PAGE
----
Before humans settled the vast wetland that would one day become Mexico City, the axolotl was an unassuming, if peculiar, species. Unlike most amphibians, the mud-colored salamander retained its tadpole form into adulthood, breathed through feathery gills jutting out of the sides of its head, and lived only in a handful of lakes in central Mexico. Then the Aztecs arrived and decided to turn the axolotl’s home into a city. These newcomers quickly built a maze of artificial islands, slicing up the lakes into a sophisticated network of canals. Axolotls, which thrived along muddy, vegetation-rich banks, saw their habitat increase exponentially. Soon, the strange salamanders were everywhere. An axolotl-shaped god even joined the Aztec pantheon.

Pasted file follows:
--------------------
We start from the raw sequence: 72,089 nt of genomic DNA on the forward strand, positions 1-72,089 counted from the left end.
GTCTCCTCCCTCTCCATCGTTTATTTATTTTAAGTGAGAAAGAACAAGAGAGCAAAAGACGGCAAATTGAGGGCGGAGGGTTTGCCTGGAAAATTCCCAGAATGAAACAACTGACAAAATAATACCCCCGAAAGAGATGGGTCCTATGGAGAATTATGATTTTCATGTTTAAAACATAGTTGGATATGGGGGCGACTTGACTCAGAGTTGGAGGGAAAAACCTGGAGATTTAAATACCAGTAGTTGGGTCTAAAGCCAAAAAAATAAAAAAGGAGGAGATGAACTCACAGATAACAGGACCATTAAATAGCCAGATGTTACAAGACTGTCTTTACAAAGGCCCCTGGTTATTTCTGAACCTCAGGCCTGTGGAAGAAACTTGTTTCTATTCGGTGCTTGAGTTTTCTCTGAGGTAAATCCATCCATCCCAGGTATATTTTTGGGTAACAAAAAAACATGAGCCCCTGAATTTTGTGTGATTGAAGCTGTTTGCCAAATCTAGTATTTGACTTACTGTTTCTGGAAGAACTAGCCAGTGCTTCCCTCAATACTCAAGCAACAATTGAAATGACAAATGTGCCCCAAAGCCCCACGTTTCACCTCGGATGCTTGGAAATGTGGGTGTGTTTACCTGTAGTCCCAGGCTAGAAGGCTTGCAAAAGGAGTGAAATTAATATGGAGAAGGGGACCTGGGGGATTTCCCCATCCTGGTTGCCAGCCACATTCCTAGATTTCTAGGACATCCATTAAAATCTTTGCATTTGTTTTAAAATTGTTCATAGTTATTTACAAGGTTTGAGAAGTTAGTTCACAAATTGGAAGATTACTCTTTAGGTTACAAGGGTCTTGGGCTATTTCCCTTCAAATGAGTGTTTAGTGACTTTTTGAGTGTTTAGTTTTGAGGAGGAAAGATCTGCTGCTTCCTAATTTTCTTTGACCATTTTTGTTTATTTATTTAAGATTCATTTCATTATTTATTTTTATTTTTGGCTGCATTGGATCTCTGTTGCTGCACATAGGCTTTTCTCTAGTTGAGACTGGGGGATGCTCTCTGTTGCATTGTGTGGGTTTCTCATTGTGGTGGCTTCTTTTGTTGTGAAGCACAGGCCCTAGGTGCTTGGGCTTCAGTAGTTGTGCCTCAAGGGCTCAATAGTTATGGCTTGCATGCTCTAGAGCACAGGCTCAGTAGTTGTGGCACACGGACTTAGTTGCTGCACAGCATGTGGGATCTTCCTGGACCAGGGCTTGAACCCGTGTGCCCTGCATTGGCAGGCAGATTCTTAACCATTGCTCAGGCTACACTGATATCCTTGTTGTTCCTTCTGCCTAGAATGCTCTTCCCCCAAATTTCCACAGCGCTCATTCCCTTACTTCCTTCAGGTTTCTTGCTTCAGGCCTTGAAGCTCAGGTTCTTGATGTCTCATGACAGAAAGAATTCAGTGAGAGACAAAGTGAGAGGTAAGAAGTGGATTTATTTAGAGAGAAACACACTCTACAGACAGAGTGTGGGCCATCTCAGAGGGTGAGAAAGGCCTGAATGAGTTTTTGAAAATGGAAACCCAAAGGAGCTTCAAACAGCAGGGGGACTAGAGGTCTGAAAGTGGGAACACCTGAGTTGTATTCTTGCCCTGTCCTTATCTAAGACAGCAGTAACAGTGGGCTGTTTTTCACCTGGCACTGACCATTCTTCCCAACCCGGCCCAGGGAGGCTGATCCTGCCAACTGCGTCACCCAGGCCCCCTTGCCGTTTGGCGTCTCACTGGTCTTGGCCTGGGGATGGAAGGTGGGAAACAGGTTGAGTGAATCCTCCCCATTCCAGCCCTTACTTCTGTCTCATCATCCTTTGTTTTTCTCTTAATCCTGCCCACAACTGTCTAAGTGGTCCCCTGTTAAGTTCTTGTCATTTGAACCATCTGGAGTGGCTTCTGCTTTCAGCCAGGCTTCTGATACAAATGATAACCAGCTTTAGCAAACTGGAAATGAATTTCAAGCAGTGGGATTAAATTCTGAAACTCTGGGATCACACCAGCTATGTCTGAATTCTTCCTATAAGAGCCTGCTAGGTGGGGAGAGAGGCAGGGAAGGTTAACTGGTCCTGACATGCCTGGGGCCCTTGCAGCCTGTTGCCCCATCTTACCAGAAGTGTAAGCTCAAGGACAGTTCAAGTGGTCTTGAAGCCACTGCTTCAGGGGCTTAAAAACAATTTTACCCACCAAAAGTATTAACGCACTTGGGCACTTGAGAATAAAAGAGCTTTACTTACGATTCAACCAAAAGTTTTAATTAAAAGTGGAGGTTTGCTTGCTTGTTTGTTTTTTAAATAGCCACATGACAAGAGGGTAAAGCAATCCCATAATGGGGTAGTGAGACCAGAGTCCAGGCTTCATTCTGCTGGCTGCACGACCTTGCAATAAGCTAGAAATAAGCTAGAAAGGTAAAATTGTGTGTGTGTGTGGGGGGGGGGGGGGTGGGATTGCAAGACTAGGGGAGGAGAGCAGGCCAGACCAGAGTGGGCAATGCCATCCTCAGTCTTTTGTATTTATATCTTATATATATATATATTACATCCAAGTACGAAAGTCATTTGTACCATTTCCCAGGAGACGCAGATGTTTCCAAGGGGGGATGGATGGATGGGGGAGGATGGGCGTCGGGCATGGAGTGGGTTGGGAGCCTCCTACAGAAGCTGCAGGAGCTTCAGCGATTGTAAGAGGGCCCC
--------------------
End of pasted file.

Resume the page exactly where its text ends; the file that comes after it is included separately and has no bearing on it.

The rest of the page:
Six hundred years later, Mexico City’s canals are nearly gone, taking the wild axolotl with them. The remaining canals, located in the southern district of Xochimilco, are polluted and overrun with invasive carp and tilapia, which eat axolotl eggs and devour aquatic plants, destroying the banks where the salamanders once thrived. For the past 3 months, scientists from the National Autonomous University of Mexico (UNAM) have scoured the canals in search of wild axolotls. A similar survey in 1998 counted 6000 axolotls per square kilometer. This year, the scientists captured only one and spotted just six more. Science joined them for a day on the axolotl’s trail.